What is meant by user experience?
Did you know that user experience is the most important consideration when Google ranks your website? A user experience is the impression that your website makes on your average user. Key considerations are if your website is intuitive, easy to navigate, written in plain language and just makes good old common sense.
We build navigation and information architecture that is task centered and user centered. We zero in on the top seven to ten user tasks pertinent to your business and integrate them into the web structure. We help you determine these tasks based on a heuristic analysis, environmental research and user testing. It’s so easy to get stuck in the organizational structure mindset and forget about your users. We help you change your focus and put your users first.
We also conduct accessibility audits and provide you with technical advice on how to make your website accessible to persons with disabilities (WCAG 2.0 AA, Section 508, and other relevant standards). For all of our projects, we follow the usability principles developed by Jakob Nielsen. We can help you with online usability testing, including Treejack and other mind-mapping tools, and we can provide usability recommendations.
Why usability matters
It’s all about user experience. We often hear advice like “Usability is creating a great user experience,” but if it were simple, we wouldn’t see so many people get it wrong. So, we did some digging.
Jakob Nielsen, usability expert at the Nielsen Normal Group, says that ease of use and functionality are paramount. If you visit Nielsen’s website, you can see that he practices what he preaches. Of course, you won’t have the time of your life visiting Nielsen’s website, which is the other dimension of usability—user experience.
Vishal Mehta says that it’s only natural for people to be more attracted to the appearance of a car over the functionality of its parts. And though the same applies to websites, “not many achieve the balance of their site/app being desirable, at the same time high on usability: useful, usable, etc.”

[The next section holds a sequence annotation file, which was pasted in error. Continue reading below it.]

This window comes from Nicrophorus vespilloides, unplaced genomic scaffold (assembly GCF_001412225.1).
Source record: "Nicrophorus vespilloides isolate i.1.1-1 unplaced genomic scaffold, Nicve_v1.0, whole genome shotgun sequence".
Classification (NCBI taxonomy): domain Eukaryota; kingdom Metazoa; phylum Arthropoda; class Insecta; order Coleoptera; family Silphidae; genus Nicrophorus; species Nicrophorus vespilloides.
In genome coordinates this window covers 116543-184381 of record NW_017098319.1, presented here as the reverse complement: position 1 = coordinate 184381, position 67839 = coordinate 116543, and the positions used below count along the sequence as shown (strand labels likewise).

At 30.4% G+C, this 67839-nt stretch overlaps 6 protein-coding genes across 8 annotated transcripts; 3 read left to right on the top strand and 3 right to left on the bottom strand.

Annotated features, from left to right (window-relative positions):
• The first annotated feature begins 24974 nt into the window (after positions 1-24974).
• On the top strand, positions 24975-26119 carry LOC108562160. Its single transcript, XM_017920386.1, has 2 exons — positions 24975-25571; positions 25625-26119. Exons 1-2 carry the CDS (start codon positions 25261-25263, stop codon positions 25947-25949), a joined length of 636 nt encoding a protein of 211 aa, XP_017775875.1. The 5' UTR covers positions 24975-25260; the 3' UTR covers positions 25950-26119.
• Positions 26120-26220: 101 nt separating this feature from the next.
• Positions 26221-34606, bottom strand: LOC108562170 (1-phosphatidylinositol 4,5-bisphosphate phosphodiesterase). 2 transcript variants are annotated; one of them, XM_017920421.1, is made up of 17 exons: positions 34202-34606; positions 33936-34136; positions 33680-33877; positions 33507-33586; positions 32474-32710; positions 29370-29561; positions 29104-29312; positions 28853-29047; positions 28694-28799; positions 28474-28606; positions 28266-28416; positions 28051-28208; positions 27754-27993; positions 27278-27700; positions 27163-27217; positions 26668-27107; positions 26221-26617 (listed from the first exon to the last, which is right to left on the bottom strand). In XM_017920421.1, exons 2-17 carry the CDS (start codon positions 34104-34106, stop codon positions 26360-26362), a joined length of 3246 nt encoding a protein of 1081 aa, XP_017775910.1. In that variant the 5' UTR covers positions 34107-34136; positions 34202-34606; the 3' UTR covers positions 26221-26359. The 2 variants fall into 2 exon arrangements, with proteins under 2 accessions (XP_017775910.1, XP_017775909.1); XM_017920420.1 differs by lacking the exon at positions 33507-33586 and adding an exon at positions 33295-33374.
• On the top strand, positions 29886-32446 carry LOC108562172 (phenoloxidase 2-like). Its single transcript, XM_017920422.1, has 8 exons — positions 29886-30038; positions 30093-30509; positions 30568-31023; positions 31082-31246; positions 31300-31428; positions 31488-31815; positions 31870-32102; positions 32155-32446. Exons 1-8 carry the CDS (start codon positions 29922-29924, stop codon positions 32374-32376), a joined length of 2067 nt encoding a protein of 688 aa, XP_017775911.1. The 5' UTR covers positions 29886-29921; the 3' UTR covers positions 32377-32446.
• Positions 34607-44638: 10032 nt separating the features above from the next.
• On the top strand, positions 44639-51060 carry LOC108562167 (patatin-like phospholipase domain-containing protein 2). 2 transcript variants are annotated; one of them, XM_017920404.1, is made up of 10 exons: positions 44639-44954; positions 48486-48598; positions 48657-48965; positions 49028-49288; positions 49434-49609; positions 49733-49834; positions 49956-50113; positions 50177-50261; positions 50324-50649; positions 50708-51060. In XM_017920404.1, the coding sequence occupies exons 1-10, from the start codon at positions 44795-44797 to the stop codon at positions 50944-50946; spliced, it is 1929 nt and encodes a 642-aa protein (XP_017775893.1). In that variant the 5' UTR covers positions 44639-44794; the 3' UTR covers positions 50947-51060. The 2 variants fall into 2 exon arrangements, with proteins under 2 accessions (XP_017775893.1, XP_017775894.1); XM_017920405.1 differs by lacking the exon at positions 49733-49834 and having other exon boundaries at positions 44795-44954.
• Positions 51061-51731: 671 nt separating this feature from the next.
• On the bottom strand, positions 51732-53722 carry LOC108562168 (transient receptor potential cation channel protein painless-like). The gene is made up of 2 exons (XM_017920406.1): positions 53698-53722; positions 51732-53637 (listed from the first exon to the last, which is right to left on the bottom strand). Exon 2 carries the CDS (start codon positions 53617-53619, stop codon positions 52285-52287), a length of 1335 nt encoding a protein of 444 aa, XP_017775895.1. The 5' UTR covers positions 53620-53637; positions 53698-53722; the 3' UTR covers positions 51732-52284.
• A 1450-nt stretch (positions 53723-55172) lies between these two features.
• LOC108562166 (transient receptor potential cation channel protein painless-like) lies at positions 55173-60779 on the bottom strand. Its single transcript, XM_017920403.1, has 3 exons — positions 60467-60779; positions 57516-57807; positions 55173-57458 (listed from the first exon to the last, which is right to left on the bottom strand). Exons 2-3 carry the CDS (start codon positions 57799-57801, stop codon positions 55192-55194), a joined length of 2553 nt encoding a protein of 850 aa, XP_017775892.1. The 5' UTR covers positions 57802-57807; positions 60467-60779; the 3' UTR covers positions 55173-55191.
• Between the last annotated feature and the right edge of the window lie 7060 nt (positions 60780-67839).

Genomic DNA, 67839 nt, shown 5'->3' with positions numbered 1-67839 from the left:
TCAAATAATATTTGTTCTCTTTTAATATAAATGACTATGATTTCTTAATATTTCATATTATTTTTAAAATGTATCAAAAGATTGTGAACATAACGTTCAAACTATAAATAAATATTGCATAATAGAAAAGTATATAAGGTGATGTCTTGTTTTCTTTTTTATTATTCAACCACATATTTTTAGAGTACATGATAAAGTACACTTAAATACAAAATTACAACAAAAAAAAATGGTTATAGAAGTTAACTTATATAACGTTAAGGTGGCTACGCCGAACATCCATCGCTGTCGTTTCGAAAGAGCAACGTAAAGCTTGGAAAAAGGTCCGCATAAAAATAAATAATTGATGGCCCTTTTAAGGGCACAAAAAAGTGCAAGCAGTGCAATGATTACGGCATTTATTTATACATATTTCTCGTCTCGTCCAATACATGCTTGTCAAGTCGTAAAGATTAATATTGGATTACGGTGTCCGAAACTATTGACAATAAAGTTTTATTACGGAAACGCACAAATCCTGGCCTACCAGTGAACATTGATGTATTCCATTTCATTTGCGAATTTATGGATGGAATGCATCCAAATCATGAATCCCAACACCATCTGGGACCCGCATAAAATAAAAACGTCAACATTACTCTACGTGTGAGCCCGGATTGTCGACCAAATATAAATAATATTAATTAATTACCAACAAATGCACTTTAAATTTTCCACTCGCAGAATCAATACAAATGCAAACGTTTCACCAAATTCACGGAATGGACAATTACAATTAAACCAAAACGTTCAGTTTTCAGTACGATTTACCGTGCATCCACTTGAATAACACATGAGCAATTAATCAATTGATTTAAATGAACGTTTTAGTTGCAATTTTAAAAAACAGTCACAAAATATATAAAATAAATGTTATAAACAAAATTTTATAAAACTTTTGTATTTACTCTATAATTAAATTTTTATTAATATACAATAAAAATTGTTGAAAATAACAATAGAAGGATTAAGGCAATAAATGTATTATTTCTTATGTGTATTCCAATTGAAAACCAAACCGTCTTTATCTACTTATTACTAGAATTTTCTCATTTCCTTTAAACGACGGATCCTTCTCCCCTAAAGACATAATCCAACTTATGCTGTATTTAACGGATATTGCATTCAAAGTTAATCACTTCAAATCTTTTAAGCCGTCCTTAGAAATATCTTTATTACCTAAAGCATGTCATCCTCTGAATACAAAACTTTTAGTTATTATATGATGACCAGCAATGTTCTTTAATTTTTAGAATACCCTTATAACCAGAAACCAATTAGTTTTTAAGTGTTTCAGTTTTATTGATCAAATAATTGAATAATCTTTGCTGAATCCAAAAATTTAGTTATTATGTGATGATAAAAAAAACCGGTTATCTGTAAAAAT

The key here is finding a balance between good, attractive design and functionality. Are we implying that Nielsen’s design is bad or that he should open his page with a flash presentation? Nope, not at all. Nielsen, when he designed his site, was thinking about his users and what they were looking for. His design delivers on that, which leads us to our next topic.
Why accessibility matters
What the heck is WCAG 2.0? This is the Web Content Accessibility Guidelines, version 2.0, and it’s a list of recommendations for making content more accessible to those with disabilities, like hearing loss, poor vision, learning disabilities, limited movement, photosensitivity or a combination of these. Here are just a few examples of WCAG 2.0 recommendations:
- Non-text content, like videos and CAPTCHAs, should have text components so those who are vision impaired can still use these features.
- Provide text for prerecorded audio to accommodate hearing-impaired users.
- Make sure your website’s functions can all be available from a keyboard.
- Stay away from designs that have been shown to cause seizures.
- Make your website friendly so users can easily recognize and correct mistakes.
What the heck is Section 508? For a private website—Section 508 doesn’t apply. Section 508 is an amendment to the Rehabilitation Act of 1973 that requires government agencies to make their information accessible to those with disabilities. It’s meant to encourage the government to develop technologies that would achieve these egalitarian standards.
What does it mean for you, your website and your business? Well, for most of you, Section 508 doesn’t apply, but it’s always a good idea to consider all of your potential customers when designing your website. Although WCAG 2.0 is a set of recommendations (not rigid, enforceable standards), it’s still considered good practice to be as inclusive as possible.
It is just good business!